>Once again, I recall this is something that we discussed at some
>depth a long tome ago, in the early months of Cybalist.
One site was recommended by Sergei a while back:
If one scans that page for any instances of *h3, we find the
*piph3enti "they drink"
*dedh3toi "she gives for herself"
*h3regtos "directed, right"
Now, *piph3enti has already been an issue on the List and
Piotr suggested that it was in fact *pipih1enti and based on
the o-grade of *peih1-... thus without *h3.
While a root *h2ep- surely exists, the question is whether Old
Irish /aub/ is enough to reconstruct *h2eph3o:n with a **-h3o:n
suffix that I'm not even sure exists.
Next is *dedh3toi but as I've already mentioned, we could just
as well say that it is in fact based on *doh2- with a *dedh2toi
developing into *dedotoi out of analogical pressure from the
guna form *doh2- having developed into *do:-.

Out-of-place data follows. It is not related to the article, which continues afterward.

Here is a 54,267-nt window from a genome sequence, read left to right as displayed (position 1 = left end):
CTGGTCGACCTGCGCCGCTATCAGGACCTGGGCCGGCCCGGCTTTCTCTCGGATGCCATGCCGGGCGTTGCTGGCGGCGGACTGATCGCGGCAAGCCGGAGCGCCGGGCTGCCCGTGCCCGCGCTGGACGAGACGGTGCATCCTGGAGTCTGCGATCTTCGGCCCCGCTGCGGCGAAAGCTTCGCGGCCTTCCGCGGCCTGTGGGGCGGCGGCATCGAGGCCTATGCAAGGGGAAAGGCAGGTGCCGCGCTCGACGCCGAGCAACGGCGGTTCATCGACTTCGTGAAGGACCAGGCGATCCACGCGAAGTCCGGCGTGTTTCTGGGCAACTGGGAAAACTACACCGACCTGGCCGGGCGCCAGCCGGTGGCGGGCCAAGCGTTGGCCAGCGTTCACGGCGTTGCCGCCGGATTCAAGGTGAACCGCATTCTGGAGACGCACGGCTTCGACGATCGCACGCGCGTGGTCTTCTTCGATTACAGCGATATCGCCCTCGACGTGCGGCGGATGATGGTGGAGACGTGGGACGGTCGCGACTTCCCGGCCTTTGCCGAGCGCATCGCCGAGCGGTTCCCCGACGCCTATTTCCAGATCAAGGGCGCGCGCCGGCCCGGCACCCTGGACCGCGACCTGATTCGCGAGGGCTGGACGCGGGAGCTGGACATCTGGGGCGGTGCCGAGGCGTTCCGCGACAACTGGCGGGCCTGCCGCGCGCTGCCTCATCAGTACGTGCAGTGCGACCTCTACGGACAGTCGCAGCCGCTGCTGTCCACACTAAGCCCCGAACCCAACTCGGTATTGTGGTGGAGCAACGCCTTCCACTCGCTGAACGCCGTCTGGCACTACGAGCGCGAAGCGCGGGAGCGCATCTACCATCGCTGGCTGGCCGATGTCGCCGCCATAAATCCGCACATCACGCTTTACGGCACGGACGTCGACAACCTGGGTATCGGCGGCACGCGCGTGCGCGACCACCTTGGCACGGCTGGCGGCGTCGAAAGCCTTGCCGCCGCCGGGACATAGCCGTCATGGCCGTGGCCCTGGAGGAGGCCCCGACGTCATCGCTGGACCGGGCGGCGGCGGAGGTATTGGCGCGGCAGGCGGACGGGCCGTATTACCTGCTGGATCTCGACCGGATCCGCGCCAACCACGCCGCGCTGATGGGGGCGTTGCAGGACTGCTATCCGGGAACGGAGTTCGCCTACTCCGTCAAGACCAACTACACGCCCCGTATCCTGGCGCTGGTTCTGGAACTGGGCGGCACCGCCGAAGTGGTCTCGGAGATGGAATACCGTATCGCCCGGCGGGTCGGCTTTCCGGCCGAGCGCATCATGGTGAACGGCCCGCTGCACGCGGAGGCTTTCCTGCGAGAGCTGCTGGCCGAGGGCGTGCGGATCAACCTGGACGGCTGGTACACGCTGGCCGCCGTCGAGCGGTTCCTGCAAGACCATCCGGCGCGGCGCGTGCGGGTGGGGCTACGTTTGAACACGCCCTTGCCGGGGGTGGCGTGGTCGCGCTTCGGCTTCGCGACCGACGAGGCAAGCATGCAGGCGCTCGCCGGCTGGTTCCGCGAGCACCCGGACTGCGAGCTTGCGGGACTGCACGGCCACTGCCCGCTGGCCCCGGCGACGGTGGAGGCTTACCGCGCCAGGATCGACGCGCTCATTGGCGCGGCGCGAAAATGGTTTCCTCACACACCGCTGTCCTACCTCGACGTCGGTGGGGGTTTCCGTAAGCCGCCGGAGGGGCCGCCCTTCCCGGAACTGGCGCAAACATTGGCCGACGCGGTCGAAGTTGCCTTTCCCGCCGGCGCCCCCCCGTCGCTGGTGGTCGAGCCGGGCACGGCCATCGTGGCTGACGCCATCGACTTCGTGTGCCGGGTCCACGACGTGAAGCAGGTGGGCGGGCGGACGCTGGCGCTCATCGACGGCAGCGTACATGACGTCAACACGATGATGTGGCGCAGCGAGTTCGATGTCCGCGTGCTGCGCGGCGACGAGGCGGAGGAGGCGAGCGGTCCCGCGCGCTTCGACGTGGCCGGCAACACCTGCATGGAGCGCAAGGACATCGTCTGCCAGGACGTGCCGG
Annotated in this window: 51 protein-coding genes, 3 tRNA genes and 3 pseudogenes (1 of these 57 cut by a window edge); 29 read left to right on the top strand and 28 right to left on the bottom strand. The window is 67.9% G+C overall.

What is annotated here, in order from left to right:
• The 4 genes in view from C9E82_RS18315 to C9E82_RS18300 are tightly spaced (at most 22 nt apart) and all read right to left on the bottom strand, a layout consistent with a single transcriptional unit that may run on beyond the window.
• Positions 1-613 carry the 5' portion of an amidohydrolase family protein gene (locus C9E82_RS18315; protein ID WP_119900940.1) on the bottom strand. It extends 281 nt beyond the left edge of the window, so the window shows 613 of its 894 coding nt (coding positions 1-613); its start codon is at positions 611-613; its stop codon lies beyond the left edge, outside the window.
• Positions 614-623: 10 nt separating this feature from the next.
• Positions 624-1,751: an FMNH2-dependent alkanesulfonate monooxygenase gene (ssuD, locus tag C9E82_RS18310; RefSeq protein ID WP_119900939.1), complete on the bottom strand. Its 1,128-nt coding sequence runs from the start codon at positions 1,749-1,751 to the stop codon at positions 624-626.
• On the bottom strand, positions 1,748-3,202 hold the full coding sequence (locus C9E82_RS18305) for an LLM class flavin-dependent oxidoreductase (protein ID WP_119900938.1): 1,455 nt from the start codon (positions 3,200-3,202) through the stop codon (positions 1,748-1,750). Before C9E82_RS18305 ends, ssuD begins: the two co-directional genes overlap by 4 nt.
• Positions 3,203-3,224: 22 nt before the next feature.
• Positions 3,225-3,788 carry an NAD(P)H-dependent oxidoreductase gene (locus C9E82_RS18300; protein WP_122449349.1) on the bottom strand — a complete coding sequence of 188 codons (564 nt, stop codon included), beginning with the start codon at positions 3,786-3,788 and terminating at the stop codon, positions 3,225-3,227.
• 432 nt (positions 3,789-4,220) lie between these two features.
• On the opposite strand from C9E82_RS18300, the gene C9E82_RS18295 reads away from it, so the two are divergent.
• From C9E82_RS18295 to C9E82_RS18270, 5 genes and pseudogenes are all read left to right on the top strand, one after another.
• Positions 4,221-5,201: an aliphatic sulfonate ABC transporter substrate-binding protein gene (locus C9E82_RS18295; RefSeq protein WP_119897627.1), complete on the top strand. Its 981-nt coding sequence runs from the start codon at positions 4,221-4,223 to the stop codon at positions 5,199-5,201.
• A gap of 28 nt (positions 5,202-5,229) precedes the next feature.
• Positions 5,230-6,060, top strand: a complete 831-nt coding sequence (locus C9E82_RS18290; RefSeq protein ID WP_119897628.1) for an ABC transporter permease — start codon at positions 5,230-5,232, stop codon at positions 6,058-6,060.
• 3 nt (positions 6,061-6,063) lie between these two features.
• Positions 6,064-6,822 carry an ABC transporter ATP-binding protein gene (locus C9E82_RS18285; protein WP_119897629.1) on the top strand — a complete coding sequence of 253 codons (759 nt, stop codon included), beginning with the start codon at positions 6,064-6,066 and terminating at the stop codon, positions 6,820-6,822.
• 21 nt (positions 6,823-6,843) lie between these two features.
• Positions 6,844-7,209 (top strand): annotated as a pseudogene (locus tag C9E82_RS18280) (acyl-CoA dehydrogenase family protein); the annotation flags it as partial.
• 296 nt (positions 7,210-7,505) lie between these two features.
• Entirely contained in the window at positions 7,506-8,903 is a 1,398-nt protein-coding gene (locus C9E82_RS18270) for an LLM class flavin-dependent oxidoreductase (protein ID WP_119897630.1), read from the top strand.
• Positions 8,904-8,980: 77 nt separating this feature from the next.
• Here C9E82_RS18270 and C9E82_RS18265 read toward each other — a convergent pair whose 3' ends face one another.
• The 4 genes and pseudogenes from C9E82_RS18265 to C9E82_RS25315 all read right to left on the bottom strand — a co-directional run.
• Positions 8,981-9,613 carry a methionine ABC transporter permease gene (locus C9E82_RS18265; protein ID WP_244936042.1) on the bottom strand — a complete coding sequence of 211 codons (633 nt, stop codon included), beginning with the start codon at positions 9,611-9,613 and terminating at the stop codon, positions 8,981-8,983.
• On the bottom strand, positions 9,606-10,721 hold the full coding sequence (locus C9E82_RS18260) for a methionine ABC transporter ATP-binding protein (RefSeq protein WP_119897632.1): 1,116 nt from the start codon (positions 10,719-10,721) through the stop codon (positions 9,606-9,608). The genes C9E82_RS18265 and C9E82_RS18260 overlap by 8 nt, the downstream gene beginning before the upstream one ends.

Then we have *prh3tos. Aside from Greek /protos/, what is this
based on? The similar looking *prh3wos can just as easily be
reconstructed as *prh2wos based on the evidence. Maybe Greek
/protos/ is a late formation or maybe it's affected by the prefix
/pro-/. There are too many variables.
Again, aside from Greek /omphalos/, is *h3 really warranted?
Given the fact that *h1dont- develops into Greek as /odous/
falsely indicating an *h3- that isn't there, I have a hard time
trusting Greek on its own. As a result *h3regtos and *h3kWih-
are automatically under my scrutiny. We may also implicate
another (pseudo-)potential *h3 root that was not mentioned on the
site, *h3no:mn (based on Greek /onomen/). Given *h1dont-, who's
to say that the roots here aren't *h2regtos, *h2kWih- and
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